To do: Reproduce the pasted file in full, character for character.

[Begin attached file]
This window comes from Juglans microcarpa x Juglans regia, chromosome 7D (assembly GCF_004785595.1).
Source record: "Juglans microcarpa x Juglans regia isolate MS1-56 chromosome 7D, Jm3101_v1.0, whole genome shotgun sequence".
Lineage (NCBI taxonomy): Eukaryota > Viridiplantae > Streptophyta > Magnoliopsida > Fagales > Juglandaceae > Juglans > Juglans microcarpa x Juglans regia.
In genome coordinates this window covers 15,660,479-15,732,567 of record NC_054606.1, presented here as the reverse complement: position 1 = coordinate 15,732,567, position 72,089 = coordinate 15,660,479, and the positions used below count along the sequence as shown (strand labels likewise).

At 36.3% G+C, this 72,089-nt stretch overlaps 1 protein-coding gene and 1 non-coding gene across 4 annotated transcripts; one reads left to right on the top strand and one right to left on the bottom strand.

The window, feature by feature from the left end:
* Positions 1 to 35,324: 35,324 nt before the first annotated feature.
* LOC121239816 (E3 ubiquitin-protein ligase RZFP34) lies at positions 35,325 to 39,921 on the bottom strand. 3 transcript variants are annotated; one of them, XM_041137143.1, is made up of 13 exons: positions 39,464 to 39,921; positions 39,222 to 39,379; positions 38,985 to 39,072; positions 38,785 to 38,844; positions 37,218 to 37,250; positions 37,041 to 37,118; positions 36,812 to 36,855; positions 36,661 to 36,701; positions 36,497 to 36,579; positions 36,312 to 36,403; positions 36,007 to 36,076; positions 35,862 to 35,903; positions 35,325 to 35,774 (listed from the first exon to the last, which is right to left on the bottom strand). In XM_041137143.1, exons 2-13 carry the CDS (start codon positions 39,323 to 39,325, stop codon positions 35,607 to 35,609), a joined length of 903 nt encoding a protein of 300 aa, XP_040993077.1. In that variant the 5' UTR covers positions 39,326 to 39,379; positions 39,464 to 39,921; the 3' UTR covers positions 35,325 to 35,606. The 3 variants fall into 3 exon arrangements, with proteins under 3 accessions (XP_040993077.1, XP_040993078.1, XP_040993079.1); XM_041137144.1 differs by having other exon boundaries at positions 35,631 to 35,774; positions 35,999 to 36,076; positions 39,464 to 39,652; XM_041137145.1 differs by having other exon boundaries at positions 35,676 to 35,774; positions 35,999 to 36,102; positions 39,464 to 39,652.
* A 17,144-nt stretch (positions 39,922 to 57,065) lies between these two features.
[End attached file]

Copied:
This window comes from Juglans microcarpa x Juglans regia, chromosome 7D (assembly GCF_004785595.1).
Source record: "Juglans microcarpa x Juglans regia isolate MS1-56 chromosome 7D, Jm3101_v1.0, whole genome shotgun sequence".
Lineage (NCBI taxonomy): Eukaryota > Viridiplantae > Streptophyta > Magnoliopsida > Fagales > Juglandaceae > Juglans > Juglans microcarpa x Juglans regia.
In genome coordinates this window covers 15,660,479-15,732,567 of record NC_054606.1, presented here as the reverse complement: position 1 = coordinate 15,732,567, position 72,089 = coordinate 15,660,479, and the positions used below count along the sequence as shown (strand labels likewise).

At 36.3% G+C, this 72,089-nt stretch overlaps 1 protein-coding gene and 1 non-coding gene across 4 annotated transcripts; one reads left to right on the top strand and one right to left on the bottom strand.

The window, feature by feature from the left end:
* Positions 1 to 35,324: 35,324 nt before the first annotated feature.
* LOC121239816 (E3 ubiquitin-protein ligase RZFP34) lies at positions 35,325 to 39,921 on the bottom strand. 3 transcript variants are annotated; one of them, XM_041137143.1, is made up of 13 exons: positions 39,464 to 39,921; positions 39,222 to 39,379; positions 38,985 to 39,072; positions 38,785 to 38,844; positions 37,218 to 37,250; positions 37,041 to 37,118; positions 36,812 to 36,855; positions 36,661 to 36,701; positions 36,497 to 36,579; positions 36,312 to 36,403; positions 36,007 to 36,076; positions 35,862 to 35,903; positions 35,325 to 35,774 (listed from the first exon to the last, which is right to left on the bottom strand). In XM_041137143.1, exons 2-13 carry the CDS (start codon positions 39,323 to 39,325, stop codon positions 35,607 to 35,609), a joined length of 903 nt encoding a protein of 300 aa, XP_040993077.1. In that variant the 5' UTR covers positions 39,326 to 39,379; positions 39,464 to 39,921; the 3' UTR covers positions 35,325 to 35,606. The 3 variants fall into 3 exon arrangements, with proteins under 3 accessions (XP_040993077.1, XP_040993078.1, XP_040993079.1); XM_041137144.1 differs by having other exon boundaries at positions 35,631 to 35,774; positions 35,999 to 36,076; positions 39,464 to 39,652; XM_041137145.1 differs by having other exon boundaries at positions 35,676 to 35,774; positions 35,999 to 36,102; positions 39,464 to 39,652.
* A 17,144-nt stretch (positions 39,922 to 57,065) lies between these two features.